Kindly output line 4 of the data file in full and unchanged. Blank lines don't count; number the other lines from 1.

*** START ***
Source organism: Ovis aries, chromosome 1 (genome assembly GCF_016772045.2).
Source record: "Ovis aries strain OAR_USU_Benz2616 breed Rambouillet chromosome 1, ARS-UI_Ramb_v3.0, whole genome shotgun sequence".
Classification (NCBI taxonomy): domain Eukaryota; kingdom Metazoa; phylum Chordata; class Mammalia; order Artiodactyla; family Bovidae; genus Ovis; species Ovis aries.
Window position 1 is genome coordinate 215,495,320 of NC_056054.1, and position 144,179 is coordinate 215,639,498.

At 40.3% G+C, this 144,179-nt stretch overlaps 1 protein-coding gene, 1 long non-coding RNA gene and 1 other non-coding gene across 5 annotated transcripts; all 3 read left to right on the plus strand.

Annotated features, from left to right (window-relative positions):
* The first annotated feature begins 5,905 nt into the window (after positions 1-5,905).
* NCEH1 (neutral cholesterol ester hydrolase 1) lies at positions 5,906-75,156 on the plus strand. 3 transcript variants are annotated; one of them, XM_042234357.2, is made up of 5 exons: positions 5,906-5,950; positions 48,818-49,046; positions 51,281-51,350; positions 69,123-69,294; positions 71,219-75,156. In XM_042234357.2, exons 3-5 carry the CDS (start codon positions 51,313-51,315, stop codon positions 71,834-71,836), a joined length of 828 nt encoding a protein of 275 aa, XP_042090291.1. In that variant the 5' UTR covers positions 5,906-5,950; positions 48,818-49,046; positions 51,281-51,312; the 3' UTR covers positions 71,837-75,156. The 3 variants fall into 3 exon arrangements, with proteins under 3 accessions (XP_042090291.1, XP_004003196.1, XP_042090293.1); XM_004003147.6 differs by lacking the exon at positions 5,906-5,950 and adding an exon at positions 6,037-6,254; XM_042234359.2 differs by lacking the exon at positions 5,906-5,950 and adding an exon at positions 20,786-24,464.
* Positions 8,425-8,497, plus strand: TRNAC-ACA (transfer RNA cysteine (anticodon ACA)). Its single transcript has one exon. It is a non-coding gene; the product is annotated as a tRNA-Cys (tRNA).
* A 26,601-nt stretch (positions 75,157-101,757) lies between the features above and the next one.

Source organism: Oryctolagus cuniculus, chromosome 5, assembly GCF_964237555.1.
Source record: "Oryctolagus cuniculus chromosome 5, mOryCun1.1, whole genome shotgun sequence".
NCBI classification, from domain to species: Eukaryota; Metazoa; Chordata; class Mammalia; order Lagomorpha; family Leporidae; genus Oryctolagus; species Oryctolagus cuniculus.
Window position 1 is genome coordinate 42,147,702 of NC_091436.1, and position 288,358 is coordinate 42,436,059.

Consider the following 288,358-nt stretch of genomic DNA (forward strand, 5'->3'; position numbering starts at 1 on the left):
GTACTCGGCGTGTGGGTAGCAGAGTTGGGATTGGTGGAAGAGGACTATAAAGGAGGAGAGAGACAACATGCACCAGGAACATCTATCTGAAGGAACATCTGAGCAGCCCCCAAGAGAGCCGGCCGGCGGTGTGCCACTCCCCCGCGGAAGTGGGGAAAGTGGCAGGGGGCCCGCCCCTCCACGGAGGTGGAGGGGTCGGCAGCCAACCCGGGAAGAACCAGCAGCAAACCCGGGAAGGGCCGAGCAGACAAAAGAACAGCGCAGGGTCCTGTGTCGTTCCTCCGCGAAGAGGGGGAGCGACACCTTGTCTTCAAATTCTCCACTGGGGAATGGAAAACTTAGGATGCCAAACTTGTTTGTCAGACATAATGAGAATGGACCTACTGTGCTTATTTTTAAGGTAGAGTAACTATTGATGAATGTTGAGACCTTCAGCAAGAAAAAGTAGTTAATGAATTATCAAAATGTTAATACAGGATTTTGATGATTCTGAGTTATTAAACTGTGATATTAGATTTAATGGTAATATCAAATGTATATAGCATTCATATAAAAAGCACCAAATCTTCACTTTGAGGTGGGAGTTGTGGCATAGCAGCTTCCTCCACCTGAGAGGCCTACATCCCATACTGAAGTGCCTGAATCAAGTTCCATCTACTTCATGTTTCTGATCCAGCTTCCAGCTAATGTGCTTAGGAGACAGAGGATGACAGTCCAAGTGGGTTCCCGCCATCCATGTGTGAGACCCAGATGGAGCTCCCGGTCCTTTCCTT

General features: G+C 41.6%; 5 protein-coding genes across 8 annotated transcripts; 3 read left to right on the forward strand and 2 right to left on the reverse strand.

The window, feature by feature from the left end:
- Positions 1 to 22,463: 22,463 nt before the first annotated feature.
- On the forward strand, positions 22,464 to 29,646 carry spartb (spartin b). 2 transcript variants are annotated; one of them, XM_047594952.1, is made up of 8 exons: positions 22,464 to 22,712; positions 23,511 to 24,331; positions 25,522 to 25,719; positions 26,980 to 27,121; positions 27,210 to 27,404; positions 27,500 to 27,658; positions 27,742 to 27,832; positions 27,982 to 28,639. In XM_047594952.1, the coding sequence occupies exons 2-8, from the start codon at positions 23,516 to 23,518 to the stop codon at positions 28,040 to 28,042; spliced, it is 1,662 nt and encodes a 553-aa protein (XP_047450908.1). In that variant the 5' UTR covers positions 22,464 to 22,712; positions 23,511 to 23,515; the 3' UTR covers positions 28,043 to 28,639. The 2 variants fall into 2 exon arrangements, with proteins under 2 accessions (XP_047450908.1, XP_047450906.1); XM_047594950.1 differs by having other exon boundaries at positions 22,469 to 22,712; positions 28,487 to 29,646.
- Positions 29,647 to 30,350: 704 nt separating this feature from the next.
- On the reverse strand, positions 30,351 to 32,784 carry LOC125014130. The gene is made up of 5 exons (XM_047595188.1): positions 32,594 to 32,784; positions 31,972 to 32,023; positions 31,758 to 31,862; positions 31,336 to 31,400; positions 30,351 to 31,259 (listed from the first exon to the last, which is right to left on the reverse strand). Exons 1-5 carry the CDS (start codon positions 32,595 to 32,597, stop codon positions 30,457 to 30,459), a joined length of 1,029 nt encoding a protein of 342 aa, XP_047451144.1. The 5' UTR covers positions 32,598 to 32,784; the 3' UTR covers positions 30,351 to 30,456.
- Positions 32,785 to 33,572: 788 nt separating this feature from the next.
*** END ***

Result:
Window position 1 is genome coordinate 215,495,320 of NC_056054.1, and position 144,179 is coordinate 215,639,498.